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OS grid reference:- SE 114 928

The pretty North Yorkshire village of Bellerby is situated is 1.5 miles from the market town of Leyburn and lies seven miles to the south-west of the historic market town of Richmond

The village stands at the end of panoramic Wensleydale, it is positioned just to the east of the Yorkshire Dales National Park and lies in a dip amongst low hills. Above the village are fields while moorlands lie to the north and west. The area around Bellerby offers some great walking opportunities.

Bellerby is a historic settlement which was first mentioned in the Domesday Survey of 1806 where it was recorded as Belgebi. In 1066 it was owned by Thor. Following the Norman Conquest, the Lord of the Manor as recorded in 1086 was Enisant Musard, while its Tenant-in-chief in 1086 was Count Alan of Brittany.

It is recorded that the population of Bellerby and the nearby village of Skeltoncote sent a petition to the Pope Sixtus IV in Rome in 1474 requesting him to sponsor the use of a chapel in Bellerby for Mass and the appointment by the Rector of Spennithorne of a priest to serve the Chapel, and provided him with a home in the village.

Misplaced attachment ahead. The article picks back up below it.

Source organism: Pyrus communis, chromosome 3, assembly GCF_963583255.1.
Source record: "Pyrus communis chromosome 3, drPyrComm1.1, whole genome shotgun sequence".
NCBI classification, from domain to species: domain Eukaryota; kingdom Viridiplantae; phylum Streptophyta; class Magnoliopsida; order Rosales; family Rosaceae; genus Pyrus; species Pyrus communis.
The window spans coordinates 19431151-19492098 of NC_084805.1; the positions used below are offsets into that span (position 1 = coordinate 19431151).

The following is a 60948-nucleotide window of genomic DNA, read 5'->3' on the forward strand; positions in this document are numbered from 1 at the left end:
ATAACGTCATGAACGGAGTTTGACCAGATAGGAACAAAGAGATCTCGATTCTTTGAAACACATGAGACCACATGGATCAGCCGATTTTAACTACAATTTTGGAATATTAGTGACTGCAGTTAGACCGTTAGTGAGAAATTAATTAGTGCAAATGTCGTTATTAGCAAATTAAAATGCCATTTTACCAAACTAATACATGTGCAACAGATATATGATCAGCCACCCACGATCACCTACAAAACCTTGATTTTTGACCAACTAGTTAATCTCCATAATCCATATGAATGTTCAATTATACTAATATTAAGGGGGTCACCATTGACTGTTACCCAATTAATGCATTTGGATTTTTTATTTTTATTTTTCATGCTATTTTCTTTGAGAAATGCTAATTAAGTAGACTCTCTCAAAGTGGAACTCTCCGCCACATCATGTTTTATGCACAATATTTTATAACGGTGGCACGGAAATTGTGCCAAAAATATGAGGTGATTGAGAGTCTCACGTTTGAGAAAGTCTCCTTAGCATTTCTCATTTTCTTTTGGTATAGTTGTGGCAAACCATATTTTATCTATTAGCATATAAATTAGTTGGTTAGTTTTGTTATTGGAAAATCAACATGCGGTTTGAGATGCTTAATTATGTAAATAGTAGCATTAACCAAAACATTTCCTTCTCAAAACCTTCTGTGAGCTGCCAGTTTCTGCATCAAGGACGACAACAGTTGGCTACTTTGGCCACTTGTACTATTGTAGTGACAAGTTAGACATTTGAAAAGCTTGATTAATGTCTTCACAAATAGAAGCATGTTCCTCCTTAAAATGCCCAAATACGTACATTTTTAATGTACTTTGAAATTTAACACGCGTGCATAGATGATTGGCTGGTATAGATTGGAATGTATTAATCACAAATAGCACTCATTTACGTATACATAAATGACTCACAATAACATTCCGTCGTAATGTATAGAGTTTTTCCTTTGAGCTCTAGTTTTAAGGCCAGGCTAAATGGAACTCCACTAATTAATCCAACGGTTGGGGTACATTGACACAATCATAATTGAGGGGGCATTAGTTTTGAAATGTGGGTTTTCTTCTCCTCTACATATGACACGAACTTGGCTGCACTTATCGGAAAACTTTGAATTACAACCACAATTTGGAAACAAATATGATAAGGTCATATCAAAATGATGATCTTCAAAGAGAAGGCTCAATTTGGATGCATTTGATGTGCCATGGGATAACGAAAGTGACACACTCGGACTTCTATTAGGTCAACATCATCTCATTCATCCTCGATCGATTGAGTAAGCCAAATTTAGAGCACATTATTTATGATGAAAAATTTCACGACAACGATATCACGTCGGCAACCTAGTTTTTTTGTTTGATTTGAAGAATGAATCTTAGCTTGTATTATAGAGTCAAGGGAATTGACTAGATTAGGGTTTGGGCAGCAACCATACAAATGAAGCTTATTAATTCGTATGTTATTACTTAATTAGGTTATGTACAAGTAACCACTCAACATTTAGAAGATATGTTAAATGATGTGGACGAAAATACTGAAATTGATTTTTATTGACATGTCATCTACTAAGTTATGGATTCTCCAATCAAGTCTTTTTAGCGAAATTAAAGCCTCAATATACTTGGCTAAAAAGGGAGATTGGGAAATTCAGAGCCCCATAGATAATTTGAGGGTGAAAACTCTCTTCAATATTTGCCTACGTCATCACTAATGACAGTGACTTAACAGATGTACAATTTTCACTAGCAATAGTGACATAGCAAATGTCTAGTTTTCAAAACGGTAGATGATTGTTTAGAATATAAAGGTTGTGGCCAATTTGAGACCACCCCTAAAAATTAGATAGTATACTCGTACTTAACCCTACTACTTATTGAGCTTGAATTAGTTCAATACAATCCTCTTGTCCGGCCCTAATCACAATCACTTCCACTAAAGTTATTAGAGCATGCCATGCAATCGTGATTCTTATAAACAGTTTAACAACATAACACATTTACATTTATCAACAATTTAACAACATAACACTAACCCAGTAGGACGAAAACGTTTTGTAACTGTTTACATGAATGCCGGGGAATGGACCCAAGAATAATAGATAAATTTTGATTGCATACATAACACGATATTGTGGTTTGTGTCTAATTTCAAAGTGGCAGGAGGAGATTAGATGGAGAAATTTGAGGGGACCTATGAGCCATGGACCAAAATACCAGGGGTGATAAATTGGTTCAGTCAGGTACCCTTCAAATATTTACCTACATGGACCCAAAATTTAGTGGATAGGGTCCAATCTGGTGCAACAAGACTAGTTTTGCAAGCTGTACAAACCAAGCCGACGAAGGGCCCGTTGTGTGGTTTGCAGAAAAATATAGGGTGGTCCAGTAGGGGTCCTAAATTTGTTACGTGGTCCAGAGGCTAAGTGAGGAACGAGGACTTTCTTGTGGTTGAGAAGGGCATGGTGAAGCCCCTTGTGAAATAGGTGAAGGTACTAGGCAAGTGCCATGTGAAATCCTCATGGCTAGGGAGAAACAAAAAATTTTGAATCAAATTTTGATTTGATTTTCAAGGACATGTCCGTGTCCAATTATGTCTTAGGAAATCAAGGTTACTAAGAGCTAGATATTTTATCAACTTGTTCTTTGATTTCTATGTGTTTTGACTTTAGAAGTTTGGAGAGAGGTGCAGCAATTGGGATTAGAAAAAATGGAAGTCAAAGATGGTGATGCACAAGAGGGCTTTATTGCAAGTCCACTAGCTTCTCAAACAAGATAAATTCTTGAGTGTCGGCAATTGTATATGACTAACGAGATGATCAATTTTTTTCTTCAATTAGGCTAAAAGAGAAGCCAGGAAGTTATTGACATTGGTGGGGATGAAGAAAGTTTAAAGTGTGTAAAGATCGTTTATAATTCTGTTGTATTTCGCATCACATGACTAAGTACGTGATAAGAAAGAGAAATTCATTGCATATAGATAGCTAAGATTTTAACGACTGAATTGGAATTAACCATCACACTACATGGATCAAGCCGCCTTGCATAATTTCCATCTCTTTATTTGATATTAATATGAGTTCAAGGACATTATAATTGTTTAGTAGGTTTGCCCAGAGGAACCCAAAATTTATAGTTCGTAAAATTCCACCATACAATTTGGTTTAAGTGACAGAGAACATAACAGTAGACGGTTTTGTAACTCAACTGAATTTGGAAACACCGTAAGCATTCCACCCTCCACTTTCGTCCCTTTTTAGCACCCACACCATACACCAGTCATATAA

Becks are a feature of the village. Bellerby Beck rises from a spring half way up Moor Road, some of the output of the spring is used by the water authority to feed water to a local reservoir. Mill Beck, which is diverted from Bellerby Beck, flows through the higher part of the village across the village green before rushing down past the old Mill to unite with Bellerby Beck and continue towards the east. Mill Beck is in fact the Mill race for the now residential Mill.

The village has a small and historic Anglican church and a Methodist chapel, a shop, post office, tea shop, village hall and one pub, the Cross Keys. The Cross Keys serves delicious, great value pub food and offers en-suite accommodation.

The Cross Keys is a dog friendly pub, they having access to the bar area, beer garden and paddock. Bellerby Open Gardens is a regular fund raising event for local good causes, with many of the residents having opened their gardens for a number of years.

The village church of St. John the Evangelist was consecrated on 24th March, 1874. The church has stained glass windows depicting the birth, death and resurrection of Christ. It is thought that this is the third building to occupy the site, the first of which was built pre 1801. Mr. J. Jones of Leyburn was the architect and builder of the present church. The pews and furniture are of pitch pine and the octagonal font of carved freestone, the windows are of cathedral glass with coloured margins. The east window depicts the birth, death and resurrection of Christ.

Yorkshire Towns and Villages